To date, some institutions have accepted the Model License, others have rejected it, and many others had not yet announced their intentions as of the end of July 2012.
This paper is divided into five sections. Following this introduction, section 2 will address some of the definitional problems in the Proposed Tariff and progeny licenses in more detail. First and foremost are the definitions of “copy” and “course collection” which increase the scope of the statutory reproduction right and create other burdens. These overbroad definitions are foundational problems with the tariff/licenses which not only exceed the scope of owners’ statutory rights, but will have the potential to substantially impede the delivery of course materials, adversely impact faculty and student privacy rights, and ultimately threaten academic freedom. The other problematic definition involves the “Secure Network,” along with various limitations that flow from this definition.
The third part of this report will ask the question: What value would institutions obtain under the Proposed Tariff and its progeny licences? A review of section 3 of the Proposed Tariff and its progeny indicates that the scope of the permissions does not add very much to what is already permitted under fair dealing and other limitations and exceptions in the Copyright Act. In addition, the scope of Access Copyright’s repertoire is ambiguous, and the value of the indemnification clause in the progeny licenses is very limited.
The fourth section will turn to the audit, reporting, monitoring, and survey (ARMS) provisions in the Proposed Tariff. We argue that these measures are overbroad and ultra vires the Copyright Act. They should be substantially scaled back if not entirely eliminated from any eventual tariff order. And while these ARMS provisions have been cast in modified terms in the progeny licenses, these corresponding provisions remain highly problematic.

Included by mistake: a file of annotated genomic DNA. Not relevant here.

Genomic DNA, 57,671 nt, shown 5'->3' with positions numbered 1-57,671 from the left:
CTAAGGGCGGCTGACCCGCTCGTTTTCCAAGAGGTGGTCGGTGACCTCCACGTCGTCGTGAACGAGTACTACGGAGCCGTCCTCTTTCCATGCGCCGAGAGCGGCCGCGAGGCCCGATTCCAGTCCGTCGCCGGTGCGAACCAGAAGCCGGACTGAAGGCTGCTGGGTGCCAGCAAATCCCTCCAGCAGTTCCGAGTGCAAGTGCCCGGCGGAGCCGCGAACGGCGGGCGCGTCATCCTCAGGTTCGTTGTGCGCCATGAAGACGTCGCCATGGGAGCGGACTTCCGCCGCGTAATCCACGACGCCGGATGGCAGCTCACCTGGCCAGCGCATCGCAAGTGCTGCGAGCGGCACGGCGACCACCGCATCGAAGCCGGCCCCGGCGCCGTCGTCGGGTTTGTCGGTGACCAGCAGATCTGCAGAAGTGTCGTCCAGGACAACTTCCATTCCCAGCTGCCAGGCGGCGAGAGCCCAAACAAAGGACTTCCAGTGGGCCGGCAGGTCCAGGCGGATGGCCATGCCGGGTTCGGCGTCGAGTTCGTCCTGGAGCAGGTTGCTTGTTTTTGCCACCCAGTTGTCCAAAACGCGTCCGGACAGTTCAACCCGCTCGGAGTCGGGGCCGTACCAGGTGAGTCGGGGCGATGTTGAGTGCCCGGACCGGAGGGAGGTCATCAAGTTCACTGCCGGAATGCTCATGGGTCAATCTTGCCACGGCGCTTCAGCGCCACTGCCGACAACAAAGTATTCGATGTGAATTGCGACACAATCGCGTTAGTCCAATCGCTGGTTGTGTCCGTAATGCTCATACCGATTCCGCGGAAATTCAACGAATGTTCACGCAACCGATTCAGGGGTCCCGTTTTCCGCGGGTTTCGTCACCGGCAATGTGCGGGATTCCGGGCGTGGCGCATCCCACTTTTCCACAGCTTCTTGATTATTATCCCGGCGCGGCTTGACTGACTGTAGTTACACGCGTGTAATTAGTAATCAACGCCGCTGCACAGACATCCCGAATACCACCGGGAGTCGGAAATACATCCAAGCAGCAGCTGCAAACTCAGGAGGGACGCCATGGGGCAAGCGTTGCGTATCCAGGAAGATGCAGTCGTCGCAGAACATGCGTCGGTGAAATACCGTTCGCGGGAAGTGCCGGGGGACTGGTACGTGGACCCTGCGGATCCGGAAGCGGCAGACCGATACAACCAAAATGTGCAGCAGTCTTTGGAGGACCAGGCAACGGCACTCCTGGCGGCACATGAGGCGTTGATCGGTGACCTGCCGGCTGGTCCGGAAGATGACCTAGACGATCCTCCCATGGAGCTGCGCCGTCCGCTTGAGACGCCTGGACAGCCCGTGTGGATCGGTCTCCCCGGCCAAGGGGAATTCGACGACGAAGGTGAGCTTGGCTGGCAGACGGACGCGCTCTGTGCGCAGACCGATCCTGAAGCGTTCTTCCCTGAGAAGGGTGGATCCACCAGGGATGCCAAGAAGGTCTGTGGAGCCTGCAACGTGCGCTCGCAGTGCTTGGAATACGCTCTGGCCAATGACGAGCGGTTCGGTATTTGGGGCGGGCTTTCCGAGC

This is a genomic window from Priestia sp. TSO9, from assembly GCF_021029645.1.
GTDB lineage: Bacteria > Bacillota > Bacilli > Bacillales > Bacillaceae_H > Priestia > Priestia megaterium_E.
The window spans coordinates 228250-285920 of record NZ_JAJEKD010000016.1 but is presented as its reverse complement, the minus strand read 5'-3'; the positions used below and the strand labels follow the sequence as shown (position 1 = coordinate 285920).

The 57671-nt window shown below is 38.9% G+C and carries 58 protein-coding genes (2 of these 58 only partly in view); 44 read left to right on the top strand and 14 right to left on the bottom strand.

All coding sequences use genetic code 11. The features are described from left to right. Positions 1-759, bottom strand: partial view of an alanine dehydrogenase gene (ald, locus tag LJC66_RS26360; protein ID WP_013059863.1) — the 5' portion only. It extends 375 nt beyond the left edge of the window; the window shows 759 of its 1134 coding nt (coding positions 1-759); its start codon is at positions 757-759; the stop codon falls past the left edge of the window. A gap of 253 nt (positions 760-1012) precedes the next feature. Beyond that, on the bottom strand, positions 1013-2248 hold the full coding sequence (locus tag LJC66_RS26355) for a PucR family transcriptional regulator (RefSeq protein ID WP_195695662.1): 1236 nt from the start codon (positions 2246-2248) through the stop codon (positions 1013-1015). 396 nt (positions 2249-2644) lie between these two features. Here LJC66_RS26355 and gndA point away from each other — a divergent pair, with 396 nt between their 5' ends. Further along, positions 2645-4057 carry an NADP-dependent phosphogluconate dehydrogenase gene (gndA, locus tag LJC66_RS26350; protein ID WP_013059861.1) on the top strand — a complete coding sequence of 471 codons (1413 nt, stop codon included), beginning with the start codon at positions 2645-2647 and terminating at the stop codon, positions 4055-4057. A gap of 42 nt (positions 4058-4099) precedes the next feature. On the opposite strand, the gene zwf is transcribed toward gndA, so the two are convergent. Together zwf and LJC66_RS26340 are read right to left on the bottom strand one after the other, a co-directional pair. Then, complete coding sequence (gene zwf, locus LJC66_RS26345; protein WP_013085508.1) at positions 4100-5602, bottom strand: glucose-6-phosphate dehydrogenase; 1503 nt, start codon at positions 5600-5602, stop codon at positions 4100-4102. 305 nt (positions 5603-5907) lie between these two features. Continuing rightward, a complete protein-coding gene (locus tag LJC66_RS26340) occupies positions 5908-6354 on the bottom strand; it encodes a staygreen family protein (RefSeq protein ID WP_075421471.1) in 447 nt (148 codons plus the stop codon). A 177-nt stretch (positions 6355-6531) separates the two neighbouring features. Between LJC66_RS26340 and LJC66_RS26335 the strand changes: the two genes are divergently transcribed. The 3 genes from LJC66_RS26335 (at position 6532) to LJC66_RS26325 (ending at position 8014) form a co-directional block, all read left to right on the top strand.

The last section will look at the implications of more recent developments (including the UWO and UofT licenses of January 30th, the AUCC and ACCC Model License, and the withdraw of AUCC from objector status at the Board) for the tariff proceedings which are still pending at the Board. It will close with a summary of the recommendations made throughout this report. And while a full treatment of the implications of the passage of Bill C-11 in June and the Supreme Court’s historic July pentalogy is beyond the scope of this report, they will also be considered throughout this report.
Therefore, the overall purpose of this report is to identify and address some of the key issues that have been raised from the outset about the Proposed Tariff dispute, as they remain largely unresolved. In addition to highlighting flaws with the Proposed Tariff and its progeny licenses, we will offer some suggestions for how an effective and fair tariff or license could be crafted. We are calling this report a Working Paper as it is very much still a work in progress given the fast pace of current developments and the still unsettled state of the issues. Many institutions have yet to announce whether they will accept or reject the model license agreement and the status of the tariff proceedings before the Copyright Board still needs to be addressed.